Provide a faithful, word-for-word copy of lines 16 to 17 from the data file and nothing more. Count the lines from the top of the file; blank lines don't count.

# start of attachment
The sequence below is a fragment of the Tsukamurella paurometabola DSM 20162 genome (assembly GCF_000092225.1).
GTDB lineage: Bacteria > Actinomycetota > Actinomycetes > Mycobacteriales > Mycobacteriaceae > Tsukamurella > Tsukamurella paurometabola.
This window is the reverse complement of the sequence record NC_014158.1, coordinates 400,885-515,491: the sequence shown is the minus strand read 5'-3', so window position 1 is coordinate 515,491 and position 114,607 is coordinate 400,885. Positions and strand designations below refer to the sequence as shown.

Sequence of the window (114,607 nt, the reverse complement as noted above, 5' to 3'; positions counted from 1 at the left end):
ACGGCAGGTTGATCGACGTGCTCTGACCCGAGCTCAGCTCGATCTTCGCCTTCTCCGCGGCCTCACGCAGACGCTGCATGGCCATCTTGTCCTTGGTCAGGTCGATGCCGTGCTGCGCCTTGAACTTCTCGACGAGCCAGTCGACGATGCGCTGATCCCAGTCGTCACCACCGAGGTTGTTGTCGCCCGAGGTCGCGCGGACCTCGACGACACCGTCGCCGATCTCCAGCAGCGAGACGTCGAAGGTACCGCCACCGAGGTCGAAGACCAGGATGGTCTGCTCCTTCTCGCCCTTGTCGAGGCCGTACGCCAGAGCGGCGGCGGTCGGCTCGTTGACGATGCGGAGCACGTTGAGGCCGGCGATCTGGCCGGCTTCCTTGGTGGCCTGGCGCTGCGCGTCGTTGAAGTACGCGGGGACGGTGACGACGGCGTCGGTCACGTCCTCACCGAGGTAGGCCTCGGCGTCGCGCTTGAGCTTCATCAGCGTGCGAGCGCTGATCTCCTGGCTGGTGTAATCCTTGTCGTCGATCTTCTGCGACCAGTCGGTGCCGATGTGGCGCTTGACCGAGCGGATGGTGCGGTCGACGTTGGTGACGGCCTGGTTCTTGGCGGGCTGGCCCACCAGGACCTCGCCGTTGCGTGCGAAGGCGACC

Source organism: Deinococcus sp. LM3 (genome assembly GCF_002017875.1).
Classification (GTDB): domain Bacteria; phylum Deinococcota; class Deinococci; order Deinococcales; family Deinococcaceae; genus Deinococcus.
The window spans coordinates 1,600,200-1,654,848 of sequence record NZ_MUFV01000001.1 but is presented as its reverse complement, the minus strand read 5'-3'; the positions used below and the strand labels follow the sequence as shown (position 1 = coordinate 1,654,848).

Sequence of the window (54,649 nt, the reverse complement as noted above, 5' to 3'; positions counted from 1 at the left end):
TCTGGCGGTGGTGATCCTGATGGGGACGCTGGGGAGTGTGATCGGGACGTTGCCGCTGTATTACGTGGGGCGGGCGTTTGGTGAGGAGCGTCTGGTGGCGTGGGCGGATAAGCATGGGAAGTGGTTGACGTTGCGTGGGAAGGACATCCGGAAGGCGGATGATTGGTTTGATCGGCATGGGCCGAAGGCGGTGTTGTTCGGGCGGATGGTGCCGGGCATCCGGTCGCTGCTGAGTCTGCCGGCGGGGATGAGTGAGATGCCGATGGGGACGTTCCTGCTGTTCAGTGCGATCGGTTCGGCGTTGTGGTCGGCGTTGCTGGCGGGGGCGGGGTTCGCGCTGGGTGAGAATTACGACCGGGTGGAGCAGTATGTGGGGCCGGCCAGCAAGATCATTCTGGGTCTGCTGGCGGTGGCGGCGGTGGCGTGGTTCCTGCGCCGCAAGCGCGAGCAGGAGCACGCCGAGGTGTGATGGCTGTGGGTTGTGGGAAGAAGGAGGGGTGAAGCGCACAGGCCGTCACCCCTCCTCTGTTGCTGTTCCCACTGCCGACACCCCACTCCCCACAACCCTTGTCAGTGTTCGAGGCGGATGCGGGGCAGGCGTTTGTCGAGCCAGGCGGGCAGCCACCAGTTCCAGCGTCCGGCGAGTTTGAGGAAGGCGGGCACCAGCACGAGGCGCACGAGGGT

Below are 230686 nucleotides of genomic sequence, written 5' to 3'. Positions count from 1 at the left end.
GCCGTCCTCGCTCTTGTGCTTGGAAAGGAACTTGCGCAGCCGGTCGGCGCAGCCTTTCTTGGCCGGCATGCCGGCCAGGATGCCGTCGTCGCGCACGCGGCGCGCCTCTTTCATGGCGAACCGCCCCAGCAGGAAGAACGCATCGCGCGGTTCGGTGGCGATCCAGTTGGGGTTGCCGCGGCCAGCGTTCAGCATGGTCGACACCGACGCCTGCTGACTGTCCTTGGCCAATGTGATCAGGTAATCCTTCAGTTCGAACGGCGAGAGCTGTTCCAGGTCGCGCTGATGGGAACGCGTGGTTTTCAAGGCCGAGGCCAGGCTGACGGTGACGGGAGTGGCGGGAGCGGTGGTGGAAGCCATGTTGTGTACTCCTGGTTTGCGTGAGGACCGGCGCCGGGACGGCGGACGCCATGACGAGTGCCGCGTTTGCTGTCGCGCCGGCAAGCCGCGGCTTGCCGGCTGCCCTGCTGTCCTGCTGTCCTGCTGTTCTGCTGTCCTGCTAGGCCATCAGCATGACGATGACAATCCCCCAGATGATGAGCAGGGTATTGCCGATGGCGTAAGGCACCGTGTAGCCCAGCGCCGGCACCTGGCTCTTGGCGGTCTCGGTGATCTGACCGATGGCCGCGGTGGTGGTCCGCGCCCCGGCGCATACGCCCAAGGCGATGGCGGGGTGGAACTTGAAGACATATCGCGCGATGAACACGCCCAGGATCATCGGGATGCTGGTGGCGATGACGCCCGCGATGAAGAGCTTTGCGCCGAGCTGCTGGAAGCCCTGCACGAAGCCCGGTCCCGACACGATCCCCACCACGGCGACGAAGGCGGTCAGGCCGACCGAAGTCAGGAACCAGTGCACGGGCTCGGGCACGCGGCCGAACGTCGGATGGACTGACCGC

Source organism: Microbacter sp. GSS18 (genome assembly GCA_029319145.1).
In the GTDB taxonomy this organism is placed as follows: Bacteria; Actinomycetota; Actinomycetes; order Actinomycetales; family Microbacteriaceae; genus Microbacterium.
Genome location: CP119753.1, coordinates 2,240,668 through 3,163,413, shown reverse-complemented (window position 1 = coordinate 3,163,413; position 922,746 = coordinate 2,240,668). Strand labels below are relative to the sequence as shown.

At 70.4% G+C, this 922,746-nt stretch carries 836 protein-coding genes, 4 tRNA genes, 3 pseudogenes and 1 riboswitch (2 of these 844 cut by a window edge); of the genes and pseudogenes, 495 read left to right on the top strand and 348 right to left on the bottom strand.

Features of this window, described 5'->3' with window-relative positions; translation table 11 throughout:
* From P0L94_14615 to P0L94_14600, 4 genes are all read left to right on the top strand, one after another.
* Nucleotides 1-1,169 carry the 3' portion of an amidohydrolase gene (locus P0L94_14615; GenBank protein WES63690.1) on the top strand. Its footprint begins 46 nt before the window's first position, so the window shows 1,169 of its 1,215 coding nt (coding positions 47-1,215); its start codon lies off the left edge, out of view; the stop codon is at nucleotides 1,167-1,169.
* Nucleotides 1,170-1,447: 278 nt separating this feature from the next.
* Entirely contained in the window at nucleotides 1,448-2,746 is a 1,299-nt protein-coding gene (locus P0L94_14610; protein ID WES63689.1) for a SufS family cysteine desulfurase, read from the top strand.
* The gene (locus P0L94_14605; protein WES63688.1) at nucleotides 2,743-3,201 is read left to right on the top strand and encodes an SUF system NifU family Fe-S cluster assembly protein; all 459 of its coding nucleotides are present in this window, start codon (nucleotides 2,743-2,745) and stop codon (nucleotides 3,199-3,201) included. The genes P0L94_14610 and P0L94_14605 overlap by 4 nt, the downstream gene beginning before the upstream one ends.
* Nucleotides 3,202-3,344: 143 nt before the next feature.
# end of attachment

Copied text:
At 70.4% G+C, this 922,746-nt stretch carries 836 protein-coding genes, 4 tRNA genes, 3 pseudogenes and 1 riboswitch (2 of these 844 cut by a window edge); of the genes and pseudogenes, 495 read left to right on the top strand and 348 right to left on the bottom strand.

Features of this window, described 5'->3' with window-relative positions; translation table 11 throughout: